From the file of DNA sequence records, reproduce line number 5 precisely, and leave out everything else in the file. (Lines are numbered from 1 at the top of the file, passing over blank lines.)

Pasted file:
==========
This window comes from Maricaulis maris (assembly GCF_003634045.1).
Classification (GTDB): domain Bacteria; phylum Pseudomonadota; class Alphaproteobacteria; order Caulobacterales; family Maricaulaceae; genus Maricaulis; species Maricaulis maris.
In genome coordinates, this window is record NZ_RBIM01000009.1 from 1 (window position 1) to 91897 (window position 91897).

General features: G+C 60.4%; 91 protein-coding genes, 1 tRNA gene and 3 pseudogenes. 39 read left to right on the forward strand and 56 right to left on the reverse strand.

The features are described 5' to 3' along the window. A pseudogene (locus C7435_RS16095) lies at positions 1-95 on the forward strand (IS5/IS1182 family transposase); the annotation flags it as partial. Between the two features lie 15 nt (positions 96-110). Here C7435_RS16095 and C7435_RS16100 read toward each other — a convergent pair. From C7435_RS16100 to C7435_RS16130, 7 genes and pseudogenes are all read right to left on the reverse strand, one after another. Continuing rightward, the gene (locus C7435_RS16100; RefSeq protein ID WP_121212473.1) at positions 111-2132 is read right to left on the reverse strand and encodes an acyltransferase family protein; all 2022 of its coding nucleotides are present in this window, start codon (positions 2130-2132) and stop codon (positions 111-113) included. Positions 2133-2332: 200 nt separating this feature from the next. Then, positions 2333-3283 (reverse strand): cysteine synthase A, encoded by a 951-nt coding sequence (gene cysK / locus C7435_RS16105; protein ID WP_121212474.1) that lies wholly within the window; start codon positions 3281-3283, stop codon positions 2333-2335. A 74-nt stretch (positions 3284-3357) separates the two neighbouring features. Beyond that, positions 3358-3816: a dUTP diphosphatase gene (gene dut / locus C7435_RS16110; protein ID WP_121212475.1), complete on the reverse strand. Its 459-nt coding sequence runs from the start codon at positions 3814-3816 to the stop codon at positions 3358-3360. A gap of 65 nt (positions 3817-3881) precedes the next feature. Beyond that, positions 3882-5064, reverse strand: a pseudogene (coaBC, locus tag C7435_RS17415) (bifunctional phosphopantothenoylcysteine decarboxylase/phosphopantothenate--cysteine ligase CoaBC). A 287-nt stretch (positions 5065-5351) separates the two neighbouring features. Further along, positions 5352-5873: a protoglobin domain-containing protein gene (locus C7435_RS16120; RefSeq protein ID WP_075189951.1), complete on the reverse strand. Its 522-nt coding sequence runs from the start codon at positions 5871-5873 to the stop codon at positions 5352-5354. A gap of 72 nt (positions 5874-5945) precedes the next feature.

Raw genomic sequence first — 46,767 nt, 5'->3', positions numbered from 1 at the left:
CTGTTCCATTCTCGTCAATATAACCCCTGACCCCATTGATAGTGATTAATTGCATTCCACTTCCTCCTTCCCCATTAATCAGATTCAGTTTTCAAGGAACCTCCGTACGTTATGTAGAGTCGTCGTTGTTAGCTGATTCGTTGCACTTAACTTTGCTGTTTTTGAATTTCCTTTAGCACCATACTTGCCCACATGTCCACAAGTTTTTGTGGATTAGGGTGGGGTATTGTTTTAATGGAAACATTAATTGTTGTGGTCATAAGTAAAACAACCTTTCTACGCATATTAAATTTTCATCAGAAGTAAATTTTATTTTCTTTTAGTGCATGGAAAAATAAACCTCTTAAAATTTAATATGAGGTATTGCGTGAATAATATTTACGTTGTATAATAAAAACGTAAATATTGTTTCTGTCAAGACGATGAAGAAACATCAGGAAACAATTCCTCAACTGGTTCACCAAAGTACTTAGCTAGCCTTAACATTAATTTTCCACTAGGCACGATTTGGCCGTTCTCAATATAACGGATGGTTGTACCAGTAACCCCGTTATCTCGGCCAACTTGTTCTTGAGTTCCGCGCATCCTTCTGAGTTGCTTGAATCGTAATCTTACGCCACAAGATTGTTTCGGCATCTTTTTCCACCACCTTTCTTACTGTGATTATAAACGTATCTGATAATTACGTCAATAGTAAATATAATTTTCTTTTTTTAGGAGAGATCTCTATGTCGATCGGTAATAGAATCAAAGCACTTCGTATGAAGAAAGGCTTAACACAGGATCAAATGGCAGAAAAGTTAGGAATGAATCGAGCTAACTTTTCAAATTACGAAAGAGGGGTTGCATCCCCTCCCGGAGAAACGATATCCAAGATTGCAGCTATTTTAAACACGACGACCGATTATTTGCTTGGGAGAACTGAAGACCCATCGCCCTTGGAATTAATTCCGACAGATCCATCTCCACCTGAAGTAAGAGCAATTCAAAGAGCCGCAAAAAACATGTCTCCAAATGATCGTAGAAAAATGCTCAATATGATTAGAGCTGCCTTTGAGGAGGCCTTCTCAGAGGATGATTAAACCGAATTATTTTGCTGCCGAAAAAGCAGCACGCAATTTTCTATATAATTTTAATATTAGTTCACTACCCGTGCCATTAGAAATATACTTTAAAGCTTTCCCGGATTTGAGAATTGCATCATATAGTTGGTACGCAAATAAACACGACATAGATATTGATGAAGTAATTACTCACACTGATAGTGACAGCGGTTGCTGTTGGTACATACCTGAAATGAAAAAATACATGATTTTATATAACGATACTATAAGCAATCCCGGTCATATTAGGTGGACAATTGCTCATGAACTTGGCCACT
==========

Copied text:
The features are described 5' to 3' along the window. A pseudogene (locus C7435_RS16095) lies at positions 1-95 on the forward strand (IS5/IS1182 family transposase); the annotation flags it as partial. Between the two features lie 15 nt (positions 96-110). Here C7435_RS16095 and C7435_RS16100 read toward each other — a convergent pair. From C7435_RS16100 to C7435_RS16130, 7 genes and pseudogenes are all read right to left on the reverse strand, one after another. Continuing rightward, the gene (locus C7435_RS16100; RefSeq protein ID WP_121212473.1) at positions 111-2132 is read right to left on the reverse strand and encodes an acyltransferase family protein; all 2022 of its coding nucleotides are present in this window, start codon (positions 2130-2132) and stop codon (positions 111-113) included. Positions 2133-2332: 200 nt separating this feature from the next. Then, positions 2333-3283 (reverse strand): cysteine synthase A, encoded by a 951-nt coding sequence (gene cysK / locus C7435_RS16105; protein ID WP_121212474.1) that lies wholly within the window; start codon positions 3281-3283, stop codon positions 2333-2335. A 74-nt stretch (positions 3284-3357) separates the two neighbouring features. Beyond that, positions 3358-3816: a dUTP diphosphatase gene (gene dut / locus C7435_RS16110; protein ID WP_121212475.1), complete on the reverse strand. Its 459-nt coding sequence runs from the start codon at positions 3814-3816 to the stop codon at positions 3358-3360. A gap of 65 nt (positions 3817-3881) precedes the next feature. Beyond that, positions 3882-5064, reverse strand: a pseudogene (coaBC, locus tag C7435_RS17415) (bifunctional phosphopantothenoylcysteine decarboxylase/phosphopantothenate--cysteine ligase CoaBC). A 287-nt stretch (positions 5065-5351) separates the two neighbouring features. Further along, positions 5352-5873: a protoglobin domain-containing protein gene (locus C7435_RS16120; RefSeq protein ID WP_075189951.1), complete on the reverse strand. Its 522-nt coding sequence runs from the start codon at positions 5871-5873 to the stop codon at positions 5352-5354. A gap of 72 nt (positions 5874-5945) precedes the next feature.